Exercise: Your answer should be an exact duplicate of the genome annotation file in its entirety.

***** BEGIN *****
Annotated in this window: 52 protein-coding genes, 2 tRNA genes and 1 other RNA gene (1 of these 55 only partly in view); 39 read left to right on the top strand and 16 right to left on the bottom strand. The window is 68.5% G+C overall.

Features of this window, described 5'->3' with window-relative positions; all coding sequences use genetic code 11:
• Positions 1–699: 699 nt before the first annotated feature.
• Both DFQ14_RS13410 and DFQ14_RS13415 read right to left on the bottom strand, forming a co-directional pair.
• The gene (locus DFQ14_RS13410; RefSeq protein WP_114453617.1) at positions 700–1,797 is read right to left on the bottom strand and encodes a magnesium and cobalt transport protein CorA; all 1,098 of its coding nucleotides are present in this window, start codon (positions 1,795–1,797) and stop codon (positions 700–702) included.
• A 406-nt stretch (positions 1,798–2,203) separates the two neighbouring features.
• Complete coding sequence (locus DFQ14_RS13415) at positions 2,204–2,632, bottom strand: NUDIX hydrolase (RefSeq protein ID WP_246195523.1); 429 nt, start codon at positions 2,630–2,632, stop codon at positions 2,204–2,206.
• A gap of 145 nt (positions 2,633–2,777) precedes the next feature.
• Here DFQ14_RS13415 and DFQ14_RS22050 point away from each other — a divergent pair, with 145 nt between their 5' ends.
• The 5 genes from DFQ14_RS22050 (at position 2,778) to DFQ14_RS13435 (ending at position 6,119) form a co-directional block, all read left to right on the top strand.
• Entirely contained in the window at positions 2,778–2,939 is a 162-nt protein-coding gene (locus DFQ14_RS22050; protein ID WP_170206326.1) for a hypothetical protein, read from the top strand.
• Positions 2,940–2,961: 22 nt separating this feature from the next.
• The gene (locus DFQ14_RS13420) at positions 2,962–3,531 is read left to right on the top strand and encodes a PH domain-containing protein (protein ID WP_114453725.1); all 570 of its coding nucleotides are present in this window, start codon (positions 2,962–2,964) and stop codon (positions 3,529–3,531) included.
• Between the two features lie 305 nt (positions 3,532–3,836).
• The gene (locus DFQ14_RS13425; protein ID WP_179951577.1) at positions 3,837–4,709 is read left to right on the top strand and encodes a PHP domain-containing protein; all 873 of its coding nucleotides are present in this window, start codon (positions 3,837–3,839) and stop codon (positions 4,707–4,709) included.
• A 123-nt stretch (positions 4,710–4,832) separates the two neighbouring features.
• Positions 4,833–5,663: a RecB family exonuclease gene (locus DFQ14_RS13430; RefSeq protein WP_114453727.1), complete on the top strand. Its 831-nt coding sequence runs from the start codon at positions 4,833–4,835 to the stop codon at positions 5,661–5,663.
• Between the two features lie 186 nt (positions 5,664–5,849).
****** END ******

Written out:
Annotated in this window: 52 protein-coding genes, 2 tRNA genes and 1 other RNA gene (1 of these 55 only partly in view); 39 read left to right on the top strand and 16 right to left on the bottom strand. The window is 68.5% G+C overall.

Features of this window, described 5'->3' with window-relative positions; all coding sequences use genetic code 11:
• Positions 1–699: 699 nt before the first annotated feature.
• Both DFQ14_RS13410 and DFQ14_RS13415 read right to left on the bottom strand, forming a co-directional pair.
• The gene (locus DFQ14_RS13410; RefSeq protein WP_114453617.1) at positions 700–1,797 is read right to left on the bottom strand and encodes a magnesium and cobalt transport protein CorA; all 1,098 of its coding nucleotides are present in this window, start codon (positions 1,795–1,797) and stop codon (positions 700–702) included.
• A 406-nt stretch (positions 1,798–2,203) separates the two neighbouring features.
• Complete coding sequence (locus DFQ14_RS13415) at positions 2,204–2,632, bottom strand: NUDIX hydrolase (RefSeq protein ID WP_246195523.1); 429 nt, start codon at positions 2,630–2,632, stop codon at positions 2,204–2,206.
• A gap of 145 nt (positions 2,633–2,777) precedes the next feature.
• Here DFQ14_RS13415 and DFQ14_RS22050 point away from each other — a divergent pair, with 145 nt between their 5' ends.
• The 5 genes from DFQ14_RS22050 (at position 2,778) to DFQ14_RS13435 (ending at position 6,119) form a co-directional block, all read left to right on the top strand.
• Entirely contained in the window at positions 2,778–2,939 is a 162-nt protein-coding gene (locus DFQ14_RS22050; protein ID WP_170206326.1) for a hypothetical protein, read from the top strand.
• Positions 2,940–2,961: 22 nt separating this feature from the next.
• The gene (locus DFQ14_RS13420) at positions 2,962–3,531 is read left to right on the top strand and encodes a PH domain-containing protein (protein ID WP_114453725.1); all 570 of its coding nucleotides are present in this window, start codon (positions 2,962–2,964) and stop codon (positions 3,529–3,531) included.
• Between the two features lie 305 nt (positions 3,532–3,836).
• The gene (locus DFQ14_RS13425; protein ID WP_179951577.1) at positions 3,837–4,709 is read left to right on the top strand and encodes a PHP domain-containing protein; all 873 of its coding nucleotides are present in this window, start codon (positions 3,837–3,839) and stop codon (positions 4,707–4,709) included.
• A 123-nt stretch (positions 4,710–4,832) separates the two neighbouring features.
• Positions 4,833–5,663: a RecB family exonuclease gene (locus DFQ14_RS13430; RefSeq protein WP_114453727.1), complete on the top strand. Its 831-nt coding sequence runs from the start codon at positions 4,833–4,835 to the stop codon at positions 5,661–5,663.
• Between the two features lie 186 nt (positions 5,664–5,849).